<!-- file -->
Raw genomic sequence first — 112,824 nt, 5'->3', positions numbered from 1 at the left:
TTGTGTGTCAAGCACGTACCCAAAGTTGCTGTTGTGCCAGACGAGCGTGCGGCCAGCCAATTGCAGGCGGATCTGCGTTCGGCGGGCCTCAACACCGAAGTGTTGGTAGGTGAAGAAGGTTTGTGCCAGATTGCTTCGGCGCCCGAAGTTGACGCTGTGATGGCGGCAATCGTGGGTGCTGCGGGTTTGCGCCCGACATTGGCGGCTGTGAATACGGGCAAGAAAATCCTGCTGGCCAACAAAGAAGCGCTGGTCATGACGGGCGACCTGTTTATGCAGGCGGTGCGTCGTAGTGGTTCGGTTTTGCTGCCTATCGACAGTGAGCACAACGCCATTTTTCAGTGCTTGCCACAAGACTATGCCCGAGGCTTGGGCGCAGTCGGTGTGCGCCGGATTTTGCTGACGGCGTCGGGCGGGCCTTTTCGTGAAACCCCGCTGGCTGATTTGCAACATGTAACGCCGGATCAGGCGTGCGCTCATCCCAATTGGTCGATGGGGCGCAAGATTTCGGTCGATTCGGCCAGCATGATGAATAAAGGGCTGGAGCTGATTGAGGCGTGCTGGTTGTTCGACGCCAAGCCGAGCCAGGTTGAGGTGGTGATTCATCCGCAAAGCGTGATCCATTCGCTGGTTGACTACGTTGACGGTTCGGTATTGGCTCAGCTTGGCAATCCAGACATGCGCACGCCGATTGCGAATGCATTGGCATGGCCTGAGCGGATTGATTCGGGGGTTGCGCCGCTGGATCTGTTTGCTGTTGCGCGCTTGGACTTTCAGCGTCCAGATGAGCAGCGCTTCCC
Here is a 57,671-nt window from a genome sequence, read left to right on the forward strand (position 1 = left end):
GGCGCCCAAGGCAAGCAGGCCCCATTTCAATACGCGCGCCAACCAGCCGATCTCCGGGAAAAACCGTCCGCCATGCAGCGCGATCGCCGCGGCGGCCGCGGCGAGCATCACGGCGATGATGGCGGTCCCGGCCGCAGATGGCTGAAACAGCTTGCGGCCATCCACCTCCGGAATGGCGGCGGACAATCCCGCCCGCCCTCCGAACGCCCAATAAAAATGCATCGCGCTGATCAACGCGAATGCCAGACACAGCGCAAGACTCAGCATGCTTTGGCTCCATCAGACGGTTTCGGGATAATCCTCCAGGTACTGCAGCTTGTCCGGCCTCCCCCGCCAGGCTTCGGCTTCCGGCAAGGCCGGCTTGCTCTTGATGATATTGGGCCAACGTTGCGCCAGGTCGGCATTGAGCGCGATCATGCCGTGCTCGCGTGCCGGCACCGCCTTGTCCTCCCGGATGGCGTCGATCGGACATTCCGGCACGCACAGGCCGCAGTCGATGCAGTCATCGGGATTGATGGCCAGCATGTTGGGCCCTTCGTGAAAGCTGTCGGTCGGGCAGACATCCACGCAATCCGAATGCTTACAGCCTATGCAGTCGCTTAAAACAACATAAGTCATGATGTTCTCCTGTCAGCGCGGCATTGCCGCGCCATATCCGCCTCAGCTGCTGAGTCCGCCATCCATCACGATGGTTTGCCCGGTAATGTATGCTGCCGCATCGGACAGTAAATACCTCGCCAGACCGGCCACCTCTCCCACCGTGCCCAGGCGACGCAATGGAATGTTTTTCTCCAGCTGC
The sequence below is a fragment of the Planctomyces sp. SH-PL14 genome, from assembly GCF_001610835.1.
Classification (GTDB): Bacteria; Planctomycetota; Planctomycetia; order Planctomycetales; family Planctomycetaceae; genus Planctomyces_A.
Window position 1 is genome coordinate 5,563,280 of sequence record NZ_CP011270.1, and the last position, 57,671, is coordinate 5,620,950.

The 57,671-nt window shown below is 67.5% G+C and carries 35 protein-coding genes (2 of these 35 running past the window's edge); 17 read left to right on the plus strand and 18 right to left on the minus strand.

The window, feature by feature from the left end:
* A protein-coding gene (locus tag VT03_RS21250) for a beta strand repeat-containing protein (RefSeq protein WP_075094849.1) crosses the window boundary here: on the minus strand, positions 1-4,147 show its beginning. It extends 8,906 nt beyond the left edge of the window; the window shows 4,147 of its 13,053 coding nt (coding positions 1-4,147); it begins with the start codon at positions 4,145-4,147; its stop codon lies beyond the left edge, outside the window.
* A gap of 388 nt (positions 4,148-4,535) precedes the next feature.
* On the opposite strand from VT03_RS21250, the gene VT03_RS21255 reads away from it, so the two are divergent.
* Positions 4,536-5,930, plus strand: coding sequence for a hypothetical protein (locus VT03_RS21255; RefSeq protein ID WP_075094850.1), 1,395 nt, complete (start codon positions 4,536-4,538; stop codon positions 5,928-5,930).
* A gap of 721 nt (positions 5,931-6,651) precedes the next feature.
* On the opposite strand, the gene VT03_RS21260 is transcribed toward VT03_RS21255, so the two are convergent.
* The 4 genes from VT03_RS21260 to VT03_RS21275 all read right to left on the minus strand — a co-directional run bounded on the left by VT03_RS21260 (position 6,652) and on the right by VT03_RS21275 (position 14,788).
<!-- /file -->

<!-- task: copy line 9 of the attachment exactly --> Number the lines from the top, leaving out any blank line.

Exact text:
The window, feature by feature from the left end: